I'm taking a break today. Not a break from work, but a break from the work I have to do this week. I looked at my schedule, realised that so much of it depends on me thinking exceptionally clearly and decided that today was going to be a day for fiction. I don't need to tackle some of it for months, but if it's done early then i won't have to face it later. So there's that, and a meeting, and making more space for other things by reading more Aurealis books. A restful day, but not a lazy one.
The fiction I'm working on is the first of mine that has a clear alternate world with its own history. There are alternate worlds in other fiction of mine but they're carefully delineated to leave that sense of complete reality a little open. This will be the first novel of mine where there is no ambiguity. As I do my final checks of it before it gets to the editor (for it's one of the contracted ones, and this is why it's bringing forward work rather than avoiding work) I find out how my world-building works. In reading it, and looking at the world-building, I can see why my publisher half-suggested a sequel. It's not the plot - it's the complexity of the world: there's stuff to be explored. That's the other reason I'm doing it early. If he decides he wants a sequel, then I need to plan it into my next two years. I'm editing, therefore, while keeping in mind what can be written and what should be written, and then I'll send it to him and ask him if we can talk it through.
This novel is me looking at colonialism. A while back I was examining how empires actually end (as opposed to how fantasy thinks they end) and how independent states get through that transition time and I thought "This would make a fine novel." There is racism and there are problems with technology and above all, there are committees. If it gets a sequel, I'll be amused, just for that latter reason. Sequels to novels about committees...
It's restful. Working on my own fiction (whether writing or editing) is a good place for me. That and a nice big cup of Greek coffee and my day is shaping up very nicely.
I had a conversation With Ian Sales in Britain and right now it's haunting me. My perimenopausal brain can't remember spec fic works where the chief protagonist/s is/are women in their late fifties or older. Between us we came up with a few short stories (mostly from his end, let me admit), and I've added Terry Pratchett to the mix, and now I'm stumped. I knew there weren't many (hence the conversation) but I'm sure that I'm missing some and that they're obvious.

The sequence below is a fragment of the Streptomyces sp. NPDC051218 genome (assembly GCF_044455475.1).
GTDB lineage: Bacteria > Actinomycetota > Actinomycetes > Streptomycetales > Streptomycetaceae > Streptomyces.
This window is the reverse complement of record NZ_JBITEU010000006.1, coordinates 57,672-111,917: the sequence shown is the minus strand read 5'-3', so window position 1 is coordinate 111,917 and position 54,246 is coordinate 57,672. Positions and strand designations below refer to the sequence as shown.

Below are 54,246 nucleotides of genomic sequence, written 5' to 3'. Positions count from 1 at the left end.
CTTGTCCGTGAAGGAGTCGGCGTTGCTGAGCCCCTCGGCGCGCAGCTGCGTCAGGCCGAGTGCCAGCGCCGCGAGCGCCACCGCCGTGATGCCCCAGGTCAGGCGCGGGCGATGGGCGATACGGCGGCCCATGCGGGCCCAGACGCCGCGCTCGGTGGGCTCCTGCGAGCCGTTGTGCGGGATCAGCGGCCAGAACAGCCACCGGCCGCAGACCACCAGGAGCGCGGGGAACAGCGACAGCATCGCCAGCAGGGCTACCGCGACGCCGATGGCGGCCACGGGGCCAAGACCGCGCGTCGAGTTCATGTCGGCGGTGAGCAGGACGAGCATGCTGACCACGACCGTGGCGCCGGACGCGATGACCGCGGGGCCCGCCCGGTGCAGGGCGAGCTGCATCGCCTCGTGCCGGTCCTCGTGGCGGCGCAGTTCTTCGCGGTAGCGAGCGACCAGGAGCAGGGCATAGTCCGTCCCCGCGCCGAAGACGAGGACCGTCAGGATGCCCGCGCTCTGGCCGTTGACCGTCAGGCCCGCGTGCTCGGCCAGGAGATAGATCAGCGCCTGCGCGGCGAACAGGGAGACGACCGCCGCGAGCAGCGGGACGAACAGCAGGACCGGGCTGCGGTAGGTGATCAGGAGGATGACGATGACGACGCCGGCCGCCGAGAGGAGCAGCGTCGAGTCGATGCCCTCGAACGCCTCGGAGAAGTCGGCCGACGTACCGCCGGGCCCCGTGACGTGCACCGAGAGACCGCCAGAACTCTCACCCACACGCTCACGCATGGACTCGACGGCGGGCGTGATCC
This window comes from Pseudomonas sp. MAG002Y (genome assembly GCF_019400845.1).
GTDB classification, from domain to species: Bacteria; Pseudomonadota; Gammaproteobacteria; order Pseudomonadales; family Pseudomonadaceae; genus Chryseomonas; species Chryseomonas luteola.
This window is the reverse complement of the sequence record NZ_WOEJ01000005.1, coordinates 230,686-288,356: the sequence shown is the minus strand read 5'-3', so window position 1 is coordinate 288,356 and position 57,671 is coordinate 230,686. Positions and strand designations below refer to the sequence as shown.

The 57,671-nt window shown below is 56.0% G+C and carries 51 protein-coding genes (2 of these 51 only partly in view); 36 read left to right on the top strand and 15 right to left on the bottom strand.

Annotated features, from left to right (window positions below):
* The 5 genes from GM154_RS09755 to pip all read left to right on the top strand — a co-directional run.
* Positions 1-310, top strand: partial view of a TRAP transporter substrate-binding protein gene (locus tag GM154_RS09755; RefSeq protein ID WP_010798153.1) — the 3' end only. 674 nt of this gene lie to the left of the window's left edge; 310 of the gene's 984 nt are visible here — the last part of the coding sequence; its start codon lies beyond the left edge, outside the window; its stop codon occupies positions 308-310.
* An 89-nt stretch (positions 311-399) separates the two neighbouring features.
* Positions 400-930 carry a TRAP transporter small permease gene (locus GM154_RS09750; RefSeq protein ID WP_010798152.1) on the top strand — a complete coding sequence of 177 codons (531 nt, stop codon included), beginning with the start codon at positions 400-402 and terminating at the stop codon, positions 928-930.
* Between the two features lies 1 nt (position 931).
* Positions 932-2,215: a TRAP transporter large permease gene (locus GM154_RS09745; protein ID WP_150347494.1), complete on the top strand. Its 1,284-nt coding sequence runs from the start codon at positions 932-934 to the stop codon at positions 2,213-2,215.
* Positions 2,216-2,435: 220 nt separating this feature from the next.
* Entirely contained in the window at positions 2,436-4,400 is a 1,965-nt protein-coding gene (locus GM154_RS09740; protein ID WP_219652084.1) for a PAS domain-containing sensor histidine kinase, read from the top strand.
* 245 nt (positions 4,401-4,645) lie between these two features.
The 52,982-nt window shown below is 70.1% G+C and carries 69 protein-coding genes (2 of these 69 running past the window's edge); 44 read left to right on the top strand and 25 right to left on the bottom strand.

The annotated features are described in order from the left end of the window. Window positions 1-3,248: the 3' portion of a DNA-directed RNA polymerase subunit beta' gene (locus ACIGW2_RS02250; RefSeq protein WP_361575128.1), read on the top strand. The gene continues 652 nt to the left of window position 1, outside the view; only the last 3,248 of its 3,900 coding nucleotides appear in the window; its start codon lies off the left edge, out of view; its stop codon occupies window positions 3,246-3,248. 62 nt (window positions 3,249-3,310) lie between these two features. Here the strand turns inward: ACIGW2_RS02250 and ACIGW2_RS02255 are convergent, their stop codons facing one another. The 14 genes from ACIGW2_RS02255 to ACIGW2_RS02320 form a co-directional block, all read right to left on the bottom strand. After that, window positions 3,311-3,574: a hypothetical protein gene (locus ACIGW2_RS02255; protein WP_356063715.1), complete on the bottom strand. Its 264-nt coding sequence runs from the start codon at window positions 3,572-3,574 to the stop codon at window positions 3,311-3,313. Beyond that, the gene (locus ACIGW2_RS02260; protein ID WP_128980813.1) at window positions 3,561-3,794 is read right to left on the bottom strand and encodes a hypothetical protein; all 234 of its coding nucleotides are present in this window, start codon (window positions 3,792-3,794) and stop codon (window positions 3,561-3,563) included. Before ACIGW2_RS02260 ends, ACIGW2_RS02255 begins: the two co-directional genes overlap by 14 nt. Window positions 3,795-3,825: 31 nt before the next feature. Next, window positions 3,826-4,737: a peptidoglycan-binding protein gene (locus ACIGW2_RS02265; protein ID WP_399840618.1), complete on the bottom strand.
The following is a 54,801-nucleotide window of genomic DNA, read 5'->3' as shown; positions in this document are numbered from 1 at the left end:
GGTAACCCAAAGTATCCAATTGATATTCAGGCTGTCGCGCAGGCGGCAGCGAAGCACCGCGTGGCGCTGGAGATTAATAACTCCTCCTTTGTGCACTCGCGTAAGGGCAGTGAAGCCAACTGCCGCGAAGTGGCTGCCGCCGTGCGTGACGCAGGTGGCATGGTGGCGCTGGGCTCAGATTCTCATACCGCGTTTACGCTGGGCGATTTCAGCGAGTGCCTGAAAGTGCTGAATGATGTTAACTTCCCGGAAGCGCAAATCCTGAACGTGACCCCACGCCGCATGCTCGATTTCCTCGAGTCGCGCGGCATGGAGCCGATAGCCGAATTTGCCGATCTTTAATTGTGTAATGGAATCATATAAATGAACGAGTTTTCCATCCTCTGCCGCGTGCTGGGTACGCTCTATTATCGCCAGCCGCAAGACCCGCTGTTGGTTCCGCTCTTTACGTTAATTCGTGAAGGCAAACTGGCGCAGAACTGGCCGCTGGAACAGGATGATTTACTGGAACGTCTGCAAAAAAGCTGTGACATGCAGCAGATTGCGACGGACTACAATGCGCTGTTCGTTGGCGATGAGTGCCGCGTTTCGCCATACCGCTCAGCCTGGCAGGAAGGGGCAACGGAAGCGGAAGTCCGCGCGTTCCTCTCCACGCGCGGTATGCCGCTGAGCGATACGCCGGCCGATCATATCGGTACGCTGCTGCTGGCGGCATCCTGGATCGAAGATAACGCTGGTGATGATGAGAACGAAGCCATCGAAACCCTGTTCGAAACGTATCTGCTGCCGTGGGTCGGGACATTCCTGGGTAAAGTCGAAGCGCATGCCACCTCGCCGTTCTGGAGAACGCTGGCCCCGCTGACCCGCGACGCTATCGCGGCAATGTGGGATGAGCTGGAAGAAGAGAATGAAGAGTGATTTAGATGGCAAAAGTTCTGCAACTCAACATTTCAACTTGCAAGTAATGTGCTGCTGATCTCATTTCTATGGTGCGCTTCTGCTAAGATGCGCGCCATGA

The idea of needing more mature women to front up novels is something that's been with me for a while, and one of the manuscripts I recently sold is my personal reaction to that. Also, some of the stories on our list come from my own editing of things (because I like receiving these stories from writers, so writers write them when they're thinking of me, I suspect). The list currently is woeful, however, and it's my brain that's to blame. This is bugging me.
Hive mind, please help!!
Every month for the last little while, I've taken a giant piece of paper and stuck it to my front door (the back of it) and written down major things I have to do in that month. Things like blogging and emailing don't fit there, nor do simple admin tasks or most meetings. The three days in Sydney only counted as one thing, and the teaching prep was part of that one thing. To give you an idea of the minimum blocks of time that make things go up, my Aurealis reading is written up in sets of two books (last year it was each book as a task, but last year we had more time to read).
I cross things out as they're complete and I add more as they arise. If I don't finish something that month, it's the first item to go up the next month. I only had two carry-over items from last month, because last month I was totally and amazingly organised and besides, I wasn't here for half the month. This month I've been working very hard, but I suspect I may have more carry-over. Thus far, you see, I've crossed off forty-two things. I think if I can get to fifty, I must be content. Fifty-six would complete the list, but I can't see how I can fit that amount of work into the next few days and besides, three of those items depend on outside input I haven't yet been given. I'll do my best. I do think this officially makes October a busy month, however.
I want to cross two more things off before I get to the dentist. Just two. Three would be better, I admit, but two would keep me on top of things and would finish one large array of linked tasks that's occupied my fortnight. This means it's back to the Middle Ages for me!
Market morning was good, even though the only new thing I bought was curd. It wasn't that curd is new to me (I've made it, I've bought it, I've created strange dishes from it) but that this was the curd that would otherwise have been turned into the upper gourmet end of organic cheddar. It and pickles and fresh cucumber made a very nice lunch, too.